- Arts and Design
How To Draw the Head and Face
Take a Crack At Drawing Faces
It's widely considered difficult to draw the human head, especially when considering they normally don't stay still. The skull is a bony mass, full of intricately woven muscles that all work in concert to contort themselves into all manner of appearance. There's twists, turns, angles and expressions that can all change the entire dynamic of the head to the viewer.
So, I began this comprehensive guide. It includes head-turns, facial expressions and other variations, such as head sizes, shapes and head tilts, all mixed together. As a bonus, I've also added a section on phonemes, which is a drawing style to demonstrate the mouth for lip-syncing words in animation.
It's a lot to take on in one sitting, but if you take your time, you can handle it. And if you do a good job, there'll be cake at the end.
Photo Credit: All images in this article were drawn by me, unless otherwise expressed.
Get Started With Heads
Tackling the male and female head shapes can be a tough place to start. It's good to have some reference. To the right is an example of two heads. Both should look similar to eggs set upon their thinner sides. This is the basic head shape.
The one on the left is an example of a man's head, while the one on the right, is an example of a woman's head. Neither are fleshed out, or at all accurate. They are just examples of starting points to give a reference point on drawing heads.
Below are two articles that can shed some more light on this.
Here's What You're Going To Need - It's all in the right tools
This is a great set with a light grouping of sketching pencils, as well as some darker over-shadowing pencils to give your drawing a little extra kick. The price is nice, too.
Have sketchbook, will travel, right? This is a must have for any promising artist, and Canson books are made of strong bristol board, so they can stand up to any pencils or erasers.
This is a powerful pencil sharpener that I just bought on the recommendation of another artist. It's a two hole sharpener that shaves down any pencil tip into a weapon. It's small, easy to handle, and so far, always sharpens great for me.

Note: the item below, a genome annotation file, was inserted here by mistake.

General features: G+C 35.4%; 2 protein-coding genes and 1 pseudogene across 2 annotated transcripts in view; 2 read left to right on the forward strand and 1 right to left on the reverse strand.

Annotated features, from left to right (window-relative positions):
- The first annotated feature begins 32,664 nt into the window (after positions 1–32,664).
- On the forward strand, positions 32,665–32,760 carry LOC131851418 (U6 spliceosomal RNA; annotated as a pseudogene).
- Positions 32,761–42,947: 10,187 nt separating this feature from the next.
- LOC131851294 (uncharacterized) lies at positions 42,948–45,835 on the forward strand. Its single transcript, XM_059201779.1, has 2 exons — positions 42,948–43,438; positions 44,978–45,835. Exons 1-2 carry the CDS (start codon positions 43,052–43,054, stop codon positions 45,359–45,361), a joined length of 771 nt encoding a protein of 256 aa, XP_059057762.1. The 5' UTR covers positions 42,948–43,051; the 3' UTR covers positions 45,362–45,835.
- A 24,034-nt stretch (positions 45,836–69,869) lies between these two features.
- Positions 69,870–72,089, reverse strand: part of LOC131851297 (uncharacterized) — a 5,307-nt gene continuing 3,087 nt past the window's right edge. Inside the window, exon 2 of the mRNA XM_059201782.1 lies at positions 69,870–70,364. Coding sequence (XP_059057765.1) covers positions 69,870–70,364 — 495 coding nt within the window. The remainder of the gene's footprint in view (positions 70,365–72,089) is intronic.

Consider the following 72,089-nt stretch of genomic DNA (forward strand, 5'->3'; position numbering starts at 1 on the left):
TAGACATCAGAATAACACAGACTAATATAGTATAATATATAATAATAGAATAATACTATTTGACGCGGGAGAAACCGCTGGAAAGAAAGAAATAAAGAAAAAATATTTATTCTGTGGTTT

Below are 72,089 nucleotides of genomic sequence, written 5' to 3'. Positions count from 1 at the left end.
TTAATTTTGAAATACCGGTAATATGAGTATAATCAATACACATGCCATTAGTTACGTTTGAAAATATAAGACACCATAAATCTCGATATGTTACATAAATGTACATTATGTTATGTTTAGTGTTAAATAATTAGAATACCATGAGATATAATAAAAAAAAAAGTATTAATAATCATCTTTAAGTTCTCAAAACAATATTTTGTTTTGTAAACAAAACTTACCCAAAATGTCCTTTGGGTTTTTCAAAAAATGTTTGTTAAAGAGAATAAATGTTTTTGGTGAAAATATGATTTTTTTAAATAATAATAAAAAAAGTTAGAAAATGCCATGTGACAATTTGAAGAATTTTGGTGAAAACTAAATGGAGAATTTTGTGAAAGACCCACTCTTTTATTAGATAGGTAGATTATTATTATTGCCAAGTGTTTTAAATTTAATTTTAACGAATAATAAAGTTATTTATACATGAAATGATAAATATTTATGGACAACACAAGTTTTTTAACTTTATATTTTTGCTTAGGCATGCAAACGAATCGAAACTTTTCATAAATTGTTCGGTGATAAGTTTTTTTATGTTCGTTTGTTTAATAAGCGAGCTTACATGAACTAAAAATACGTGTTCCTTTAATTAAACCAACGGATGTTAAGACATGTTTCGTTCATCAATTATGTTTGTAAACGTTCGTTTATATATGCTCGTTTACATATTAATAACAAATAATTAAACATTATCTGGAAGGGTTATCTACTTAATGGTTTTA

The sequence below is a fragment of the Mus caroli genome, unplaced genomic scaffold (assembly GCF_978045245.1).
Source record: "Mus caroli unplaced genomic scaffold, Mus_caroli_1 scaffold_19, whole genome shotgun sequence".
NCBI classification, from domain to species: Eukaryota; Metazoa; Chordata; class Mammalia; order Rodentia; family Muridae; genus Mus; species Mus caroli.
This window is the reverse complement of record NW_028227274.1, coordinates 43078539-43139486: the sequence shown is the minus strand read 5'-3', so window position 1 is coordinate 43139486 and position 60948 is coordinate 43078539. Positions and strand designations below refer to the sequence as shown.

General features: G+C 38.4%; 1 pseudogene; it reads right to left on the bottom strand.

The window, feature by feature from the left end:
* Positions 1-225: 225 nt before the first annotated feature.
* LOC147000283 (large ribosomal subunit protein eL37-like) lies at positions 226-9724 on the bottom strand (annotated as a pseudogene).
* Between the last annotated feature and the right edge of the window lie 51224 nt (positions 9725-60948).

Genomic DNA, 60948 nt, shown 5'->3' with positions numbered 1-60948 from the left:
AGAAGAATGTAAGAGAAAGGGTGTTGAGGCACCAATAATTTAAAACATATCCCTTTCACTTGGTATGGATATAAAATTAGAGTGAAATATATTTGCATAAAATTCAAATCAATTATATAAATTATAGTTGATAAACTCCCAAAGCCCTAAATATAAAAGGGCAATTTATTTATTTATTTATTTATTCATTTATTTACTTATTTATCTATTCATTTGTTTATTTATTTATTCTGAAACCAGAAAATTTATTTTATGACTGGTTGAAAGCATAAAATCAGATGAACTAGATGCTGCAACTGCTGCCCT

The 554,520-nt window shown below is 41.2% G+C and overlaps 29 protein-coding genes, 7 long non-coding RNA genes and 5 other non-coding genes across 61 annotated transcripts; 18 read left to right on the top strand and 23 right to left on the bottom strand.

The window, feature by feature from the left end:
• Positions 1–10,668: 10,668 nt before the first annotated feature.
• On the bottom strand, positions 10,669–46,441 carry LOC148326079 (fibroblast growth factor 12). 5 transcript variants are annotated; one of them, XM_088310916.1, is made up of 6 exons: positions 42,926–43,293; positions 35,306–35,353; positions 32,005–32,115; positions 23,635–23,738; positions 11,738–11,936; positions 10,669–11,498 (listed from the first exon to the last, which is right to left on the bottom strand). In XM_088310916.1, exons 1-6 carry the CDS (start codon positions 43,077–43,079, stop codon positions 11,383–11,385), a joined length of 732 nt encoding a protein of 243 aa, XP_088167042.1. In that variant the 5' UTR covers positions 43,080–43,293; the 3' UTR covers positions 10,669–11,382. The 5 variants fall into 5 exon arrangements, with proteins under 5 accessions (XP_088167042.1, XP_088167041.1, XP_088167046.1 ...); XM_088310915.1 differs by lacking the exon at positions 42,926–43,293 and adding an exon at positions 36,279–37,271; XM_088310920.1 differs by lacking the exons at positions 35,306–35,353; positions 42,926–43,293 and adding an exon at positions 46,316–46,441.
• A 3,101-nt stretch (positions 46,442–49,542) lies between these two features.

How To Get Heads Turning
Turning a head is a simple process of laying down guidelines, and sticking with the turn. Then make sure the head shapes get handle properly. It's enough to stick with basic shapes like triangles, circles and squares, but more importantly, keep them in line with the facial features.
This one's all about the guidelines. Get a good sense for how each one lines up, and draw each head, and face, along the guidelines.
Time required: Any time at all
1. Drawing any face, especially one that will be turned, begins with laying down some guidelines. Some things change in the turn, but to get it right, most things will stay the same. So, lay down some guidelines, and get the head shapes to start with.
In the turn, it's important to understand that the skull is a circle, that's flattened at the temples. Feel your own temples to get an understanding of this. Draw a smaller circle for this to demonstrate that the head isn't a complete circle.
2. Lay out the facial features next, keeping with the guidelines. Add the eyes, eyebrows, nose, mouth and ears.
Of all the features, make sure the ears accurately demonstrate the turn. The chin should also do this.
In the front view, the chin just breaks from the cheeks in a flat pattern. In the 3/4-view, it begins to angle out of sight on one side, and begin the display of the cheek depth on the other. And in profile, it becomes a shape that juts from the mouth, and up into the cheek.
3. Finally, finish off the facial features, soften some of the edges, and erase any lines that are unnecessary.
4. The female face begins much the same way as the male. Start with the guidelines. Then, draw the heads, but make sure they are more petite, and prepare for more curves and less straight jagged lines.
5. Just like before, begin to lay down the facial features, staying with the guidelines. One thing of note, is in the 3/4-view, the closer eyebrow begins to stretch, while the other begins to disappear. This will continue in the profile.
The eye in the profile, is only the outside of the eye, and the point that is near the nose disappears entirely. This can take some work to get right, but always give the eye a curve, in profile, so that it isn't just a ball pointing forward, it's an eye wrapping the side of the head.
6. And, finally, clean up the lines. Make sure the contours of the face are appropriate for each of the views. In front view, the head should be kind of an egg-shape. In the 3/4-view, the brow and cheek bones should jut out a bit, demonstrating an eye-socket cavity, and a tapered chin. In profile, there's always a dip just before the nose, and the lips will jut out in women.